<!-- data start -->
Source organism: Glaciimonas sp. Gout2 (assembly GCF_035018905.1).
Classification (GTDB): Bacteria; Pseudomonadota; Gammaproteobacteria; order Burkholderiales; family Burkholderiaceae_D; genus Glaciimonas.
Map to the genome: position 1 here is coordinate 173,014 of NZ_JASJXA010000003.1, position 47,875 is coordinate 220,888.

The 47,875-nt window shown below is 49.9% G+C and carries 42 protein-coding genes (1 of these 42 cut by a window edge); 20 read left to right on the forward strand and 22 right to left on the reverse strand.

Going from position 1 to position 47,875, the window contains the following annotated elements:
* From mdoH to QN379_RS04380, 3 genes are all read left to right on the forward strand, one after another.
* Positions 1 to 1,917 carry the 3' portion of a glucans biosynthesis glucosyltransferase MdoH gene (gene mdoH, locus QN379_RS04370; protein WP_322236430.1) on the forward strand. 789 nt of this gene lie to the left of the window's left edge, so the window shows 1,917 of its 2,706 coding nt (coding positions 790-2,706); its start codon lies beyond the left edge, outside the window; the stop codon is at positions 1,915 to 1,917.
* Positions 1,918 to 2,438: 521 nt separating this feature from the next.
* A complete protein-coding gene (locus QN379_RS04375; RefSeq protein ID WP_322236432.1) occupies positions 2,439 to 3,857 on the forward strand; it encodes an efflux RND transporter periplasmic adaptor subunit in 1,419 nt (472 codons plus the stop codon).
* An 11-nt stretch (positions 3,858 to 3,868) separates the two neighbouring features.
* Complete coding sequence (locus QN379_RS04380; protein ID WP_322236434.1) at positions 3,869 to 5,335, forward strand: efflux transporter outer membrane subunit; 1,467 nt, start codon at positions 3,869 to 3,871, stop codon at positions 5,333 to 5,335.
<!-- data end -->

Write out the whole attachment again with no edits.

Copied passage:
Source organism: Glaciimonas sp. Gout2 (assembly GCF_035018905.1).
Classification (GTDB): Bacteria; Pseudomonadota; Gammaproteobacteria; order Burkholderiales; family Burkholderiaceae_D; genus Glaciimonas.
Map to the genome: position 1 here is coordinate 173,014 of NZ_JASJXA010000003.1, position 47,875 is coordinate 220,888.

The 47,875-nt window shown below is 49.9% G+C and carries 42 protein-coding genes (1 of these 42 cut by a window edge); 20 read left to right on the forward strand and 22 right to left on the reverse strand.

Going from position 1 to position 47,875, the window contains the following annotated elements:
* From mdoH to QN379_RS04380, 3 genes are all read left to right on the forward strand, one after another.
* Positions 1 to 1,917 carry the 3' portion of a glucans biosynthesis glucosyltransferase MdoH gene (gene mdoH, locus QN379_RS04370; protein WP_322236430.1) on the forward strand. 789 nt of this gene lie to the left of the window's left edge, so the window shows 1,917 of its 2,706 coding nt (coding positions 790-2,706); its start codon lies beyond the left edge, outside the window; the stop codon is at positions 1,915 to 1,917.
* Positions 1,918 to 2,438: 521 nt separating this feature from the next.
* A complete protein-coding gene (locus QN379_RS04375; RefSeq protein ID WP_322236432.1) occupies positions 2,439 to 3,857 on the forward strand; it encodes an efflux RND transporter periplasmic adaptor subunit in 1,419 nt (472 codons plus the stop codon).
* An 11-nt stretch (positions 3,858 to 3,868) separates the two neighbouring features.
* Complete coding sequence (locus QN379_RS04380; protein ID WP_322236434.1) at positions 3,869 to 5,335, forward strand: efflux transporter outer membrane subunit; 1,467 nt, start codon at positions 3,869 to 3,871, stop codon at positions 5,333 to 5,335.